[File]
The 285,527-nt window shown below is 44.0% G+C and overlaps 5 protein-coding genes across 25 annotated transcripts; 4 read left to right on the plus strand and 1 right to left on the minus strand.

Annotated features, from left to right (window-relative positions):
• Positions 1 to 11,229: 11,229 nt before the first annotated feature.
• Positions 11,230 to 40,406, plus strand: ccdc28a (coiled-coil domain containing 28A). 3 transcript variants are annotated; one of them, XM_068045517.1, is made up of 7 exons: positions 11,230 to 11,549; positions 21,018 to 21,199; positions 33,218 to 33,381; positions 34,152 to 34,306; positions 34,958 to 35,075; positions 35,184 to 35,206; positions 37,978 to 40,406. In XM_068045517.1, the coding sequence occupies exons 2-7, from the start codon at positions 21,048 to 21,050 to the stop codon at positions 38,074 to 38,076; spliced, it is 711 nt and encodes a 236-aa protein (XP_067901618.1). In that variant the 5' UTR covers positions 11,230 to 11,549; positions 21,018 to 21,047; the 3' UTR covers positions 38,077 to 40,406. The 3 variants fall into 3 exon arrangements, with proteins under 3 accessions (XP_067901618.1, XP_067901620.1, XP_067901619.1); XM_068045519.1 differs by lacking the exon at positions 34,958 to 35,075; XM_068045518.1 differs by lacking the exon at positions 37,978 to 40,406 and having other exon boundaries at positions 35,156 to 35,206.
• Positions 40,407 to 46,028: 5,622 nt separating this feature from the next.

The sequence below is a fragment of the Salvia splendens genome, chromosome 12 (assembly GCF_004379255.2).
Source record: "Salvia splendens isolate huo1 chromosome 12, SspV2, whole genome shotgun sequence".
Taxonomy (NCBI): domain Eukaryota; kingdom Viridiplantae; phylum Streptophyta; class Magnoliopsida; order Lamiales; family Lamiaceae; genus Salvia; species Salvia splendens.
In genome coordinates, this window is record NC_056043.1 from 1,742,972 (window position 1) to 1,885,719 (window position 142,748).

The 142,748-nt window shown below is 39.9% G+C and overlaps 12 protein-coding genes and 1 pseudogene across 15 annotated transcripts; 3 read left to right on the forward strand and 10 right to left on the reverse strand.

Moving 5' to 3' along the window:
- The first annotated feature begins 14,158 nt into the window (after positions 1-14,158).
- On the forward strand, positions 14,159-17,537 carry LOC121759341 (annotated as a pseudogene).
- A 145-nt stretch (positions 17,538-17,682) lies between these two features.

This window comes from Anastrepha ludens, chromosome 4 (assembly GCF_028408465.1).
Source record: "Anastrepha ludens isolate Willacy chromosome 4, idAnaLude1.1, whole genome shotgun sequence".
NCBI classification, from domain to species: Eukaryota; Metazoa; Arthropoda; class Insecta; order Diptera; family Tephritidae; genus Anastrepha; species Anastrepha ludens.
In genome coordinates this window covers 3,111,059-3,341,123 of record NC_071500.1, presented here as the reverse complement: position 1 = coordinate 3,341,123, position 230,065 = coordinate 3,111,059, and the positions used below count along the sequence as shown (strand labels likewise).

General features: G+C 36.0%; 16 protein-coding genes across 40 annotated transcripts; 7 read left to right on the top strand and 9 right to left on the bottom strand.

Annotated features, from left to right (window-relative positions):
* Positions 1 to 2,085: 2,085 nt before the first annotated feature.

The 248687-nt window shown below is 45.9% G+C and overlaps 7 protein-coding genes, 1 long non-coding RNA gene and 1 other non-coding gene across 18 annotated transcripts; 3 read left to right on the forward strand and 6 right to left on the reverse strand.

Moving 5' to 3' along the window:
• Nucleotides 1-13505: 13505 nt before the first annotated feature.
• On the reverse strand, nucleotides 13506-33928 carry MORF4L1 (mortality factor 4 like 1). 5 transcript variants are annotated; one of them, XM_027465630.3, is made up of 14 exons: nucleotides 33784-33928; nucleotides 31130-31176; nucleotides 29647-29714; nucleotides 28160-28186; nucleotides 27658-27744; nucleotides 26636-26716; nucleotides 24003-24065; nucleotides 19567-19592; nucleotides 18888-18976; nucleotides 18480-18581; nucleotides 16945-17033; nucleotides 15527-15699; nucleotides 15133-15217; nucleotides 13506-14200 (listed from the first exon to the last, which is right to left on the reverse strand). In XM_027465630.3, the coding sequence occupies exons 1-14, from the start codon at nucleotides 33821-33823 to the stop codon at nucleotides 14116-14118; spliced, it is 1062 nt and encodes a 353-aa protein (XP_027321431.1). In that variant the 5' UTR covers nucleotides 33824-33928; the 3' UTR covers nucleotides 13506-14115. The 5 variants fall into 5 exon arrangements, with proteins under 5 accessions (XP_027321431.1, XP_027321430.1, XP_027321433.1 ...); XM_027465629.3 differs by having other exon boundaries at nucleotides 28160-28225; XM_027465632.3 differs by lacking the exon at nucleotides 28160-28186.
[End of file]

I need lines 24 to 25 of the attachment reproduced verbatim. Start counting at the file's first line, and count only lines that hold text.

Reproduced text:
• Nucleotides 1-13505: 13505 nt before the first annotated feature.
• On the reverse strand, nucleotides 13506-33928 carry MORF4L1 (mortality factor 4 like 1). 5 transcript variants are annotated; one of them, XM_027465630.3, is made up of 14 exons: nucleotides 33784-33928; nucleotides 31130-31176; nucleotides 29647-29714; nucleotides 28160-28186; nucleotides 27658-27744; nucleotides 26636-26716; nucleotides 24003-24065; nucleotides 19567-19592; nucleotides 18888-18976; nucleotides 18480-18581; nucleotides 16945-17033; nucleotides 15527-15699; nucleotides 15133-15217; nucleotides 13506-14200 (listed from the first exon to the last, which is right to left on the reverse strand). In XM_027465630.3, the coding sequence occupies exons 1-14, from the start codon at nucleotides 33821-33823 to the stop codon at nucleotides 14116-14118; spliced, it is 1062 nt and encodes a 353-aa protein (XP_027321431.1). In that variant the 5' UTR covers nucleotides 33824-33928; the 3' UTR covers nucleotides 13506-14115. The 5 variants fall into 5 exon arrangements, with proteins under 5 accessions (XP_027321431.1, XP_027321430.1, XP_027321433.1 ...); XM_027465629.3 differs by having other exon boundaries at nucleotides 28160-28225; XM_027465632.3 differs by lacking the exon at nucleotides 28160-28186.